Fortunately, this is a question I have not had to answer yet because I not out on my own yet and still have the financial support of my family. However, in a few short months that is soon to end.
So, how much money do you need to be happy? In a column by Elizabeth Dunn and Michael Norton said the magic number that defines a comfortable standard, although it varies across individuals and countries, in the US, it seems to fall somewhere around $75,000 a year. The column also goes on to say that the beneficial aspects of money taper off after the $75,000 cutoff.
I am most certainly not going to be making $75,000 a year come May, but I am confident that my basic needs will be met. Isn’t that all we need? Our basic needs met in order to be happy? The principle is true: more money does not make more happiness. I am not saying that those who make more money are not happy; it completely depends on the individual and their outlook on life. More money will not make someone who is unhappy, happy.
There are two circumstances that determine true happiness more than money:
Your Social/Personal Relationships
Choose a career where the people are happy. Do not ask yourself, “Does my job make me happy?” And, do not ask someone “Does your job make you happy?” Why? They will have too much invested and may answer yes in order to convince themselves they are happy with their career and love their job – even if they don’t.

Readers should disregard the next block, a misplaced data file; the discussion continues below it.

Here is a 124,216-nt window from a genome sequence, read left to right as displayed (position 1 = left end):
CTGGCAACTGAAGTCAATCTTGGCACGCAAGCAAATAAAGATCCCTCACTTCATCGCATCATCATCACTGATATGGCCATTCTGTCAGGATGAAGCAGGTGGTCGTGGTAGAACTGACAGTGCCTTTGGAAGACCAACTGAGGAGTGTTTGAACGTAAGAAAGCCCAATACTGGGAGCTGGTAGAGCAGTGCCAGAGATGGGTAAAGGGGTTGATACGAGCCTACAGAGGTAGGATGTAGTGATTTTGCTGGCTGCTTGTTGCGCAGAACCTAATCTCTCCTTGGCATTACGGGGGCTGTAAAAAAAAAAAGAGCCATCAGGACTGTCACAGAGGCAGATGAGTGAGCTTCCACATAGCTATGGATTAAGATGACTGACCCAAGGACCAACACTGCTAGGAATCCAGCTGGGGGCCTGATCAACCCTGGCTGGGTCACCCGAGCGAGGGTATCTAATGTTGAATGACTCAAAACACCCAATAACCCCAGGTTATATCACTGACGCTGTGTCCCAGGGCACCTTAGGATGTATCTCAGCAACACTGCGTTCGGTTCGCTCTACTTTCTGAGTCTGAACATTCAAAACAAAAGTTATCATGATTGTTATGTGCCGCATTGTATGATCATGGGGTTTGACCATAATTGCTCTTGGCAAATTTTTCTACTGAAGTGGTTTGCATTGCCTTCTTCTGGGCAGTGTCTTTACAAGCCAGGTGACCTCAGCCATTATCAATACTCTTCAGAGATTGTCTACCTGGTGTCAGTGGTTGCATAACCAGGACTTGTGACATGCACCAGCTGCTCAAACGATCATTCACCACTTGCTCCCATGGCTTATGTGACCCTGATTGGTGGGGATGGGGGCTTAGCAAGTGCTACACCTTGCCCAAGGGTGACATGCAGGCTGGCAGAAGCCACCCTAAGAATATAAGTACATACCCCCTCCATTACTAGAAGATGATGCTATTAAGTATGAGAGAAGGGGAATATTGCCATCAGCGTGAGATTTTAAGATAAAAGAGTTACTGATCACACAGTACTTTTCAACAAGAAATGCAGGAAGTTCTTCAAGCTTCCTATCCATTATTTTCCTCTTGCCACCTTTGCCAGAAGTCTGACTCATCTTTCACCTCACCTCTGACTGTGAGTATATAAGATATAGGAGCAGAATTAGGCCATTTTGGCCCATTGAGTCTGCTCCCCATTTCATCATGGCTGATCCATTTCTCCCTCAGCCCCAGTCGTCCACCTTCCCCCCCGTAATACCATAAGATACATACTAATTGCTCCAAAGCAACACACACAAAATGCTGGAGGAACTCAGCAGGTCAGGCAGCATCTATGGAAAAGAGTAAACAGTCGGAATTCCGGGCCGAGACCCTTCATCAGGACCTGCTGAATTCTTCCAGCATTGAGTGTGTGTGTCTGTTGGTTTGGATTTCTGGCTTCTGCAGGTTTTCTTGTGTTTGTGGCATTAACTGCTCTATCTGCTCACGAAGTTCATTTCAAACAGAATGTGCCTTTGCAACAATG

Social and personal relationships are the most important aspect in an individual’s life. Keeping relationships close and healthy are what truly define happiness in our lives. Think about it. People who have a lot of money and personal relationships where they are unhappy, generally are miserable, even though they may not seem as they are.
Alternatively, people who have their basic needs fulfilled and great personal relationships are happy and may not be as financially stable as others. And these relationships I am talking about are both friendships and monogamous relationships.
These relationships are the most important factor when determining our happiness. Consistent, healthy and supportive friendships allow for us to confide in others when there may be no one else to turn to. It is so important to have that one person you can trust and someone who is on your side. Someone who will support you regardless of the situation, listen to you vent and be there for you, even at 3 a.m.
Consistent partners are also necessary in life. Regardless of past relationships and experiences, your current partner needs to be supportive, understanding and there needs to be open communication. Talking about everything and honesty are the keys to a happy relationship.
So, I ask again. How much money do you need to be happy in life? Does it matter that much to you?